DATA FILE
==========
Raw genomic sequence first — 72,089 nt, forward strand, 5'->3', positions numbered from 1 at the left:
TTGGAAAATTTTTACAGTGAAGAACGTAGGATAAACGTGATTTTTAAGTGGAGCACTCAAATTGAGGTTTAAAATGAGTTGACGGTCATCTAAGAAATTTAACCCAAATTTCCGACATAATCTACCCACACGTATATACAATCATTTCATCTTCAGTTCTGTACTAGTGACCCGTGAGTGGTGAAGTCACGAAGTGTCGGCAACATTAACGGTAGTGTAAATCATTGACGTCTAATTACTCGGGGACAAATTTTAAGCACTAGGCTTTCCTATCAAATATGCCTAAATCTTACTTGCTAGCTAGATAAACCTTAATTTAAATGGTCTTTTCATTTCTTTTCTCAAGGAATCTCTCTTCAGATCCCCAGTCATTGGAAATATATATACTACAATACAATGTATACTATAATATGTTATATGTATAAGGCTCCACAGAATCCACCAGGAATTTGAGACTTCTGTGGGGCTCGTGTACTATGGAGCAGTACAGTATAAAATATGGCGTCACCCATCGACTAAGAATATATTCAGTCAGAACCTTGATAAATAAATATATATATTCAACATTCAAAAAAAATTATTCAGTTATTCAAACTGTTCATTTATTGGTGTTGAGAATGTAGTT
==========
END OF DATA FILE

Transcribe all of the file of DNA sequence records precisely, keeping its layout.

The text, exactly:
Raw genomic sequence first — 72,089 nt, forward strand, 5'->3', positions numbered from 1 at the left:
TTGGAAAATTTTTACAGTGAAGAACGTAGGATAAACGTGATTTTTAAGTGGAGCACTCAAATTGAGGTTTAAAATGAGTTGACGGTCATCTAAGAAATTTAACCCAAATTTCCGACATAATCTACCCACACGTATATACAATCATTTCATCTTCAGTTCTGTACTAGTGACCCGTGAGTGGTGAAGTCACGAAGTGTCGGCAACATTAACGGTAGTGTAAATCATTGACGTCTAATTACTCGGGGACAAATTTTAAGCACTAGGCTTTCCTATCAAATATGCCTAAATCTTACTTGCTAGCTAGATAAACCTTAATTTAAATGGTCTTTTCATTTCTTTTCTCAAGGAATCTCTCTTCAGATCCCCAGTCATTGGAAATATATATACTACAATACAATGTATACTATAATATGTTATATGTATAAGGCTCCACAGAATCCACCAGGAATTTGAGACTTCTGTGGGGCTCGTGTACTATGGAGCAGTACAGTATAAAATATGGCGTCACCCATCGACTAAGAATATATTCAGTCAGAACCTTGATAAATAAATATATATATTCAACATTCAAAAAAAATTATTCAGTTATTCAAACTGTTCATTTATTGGTGTTGAGAATGTAGTT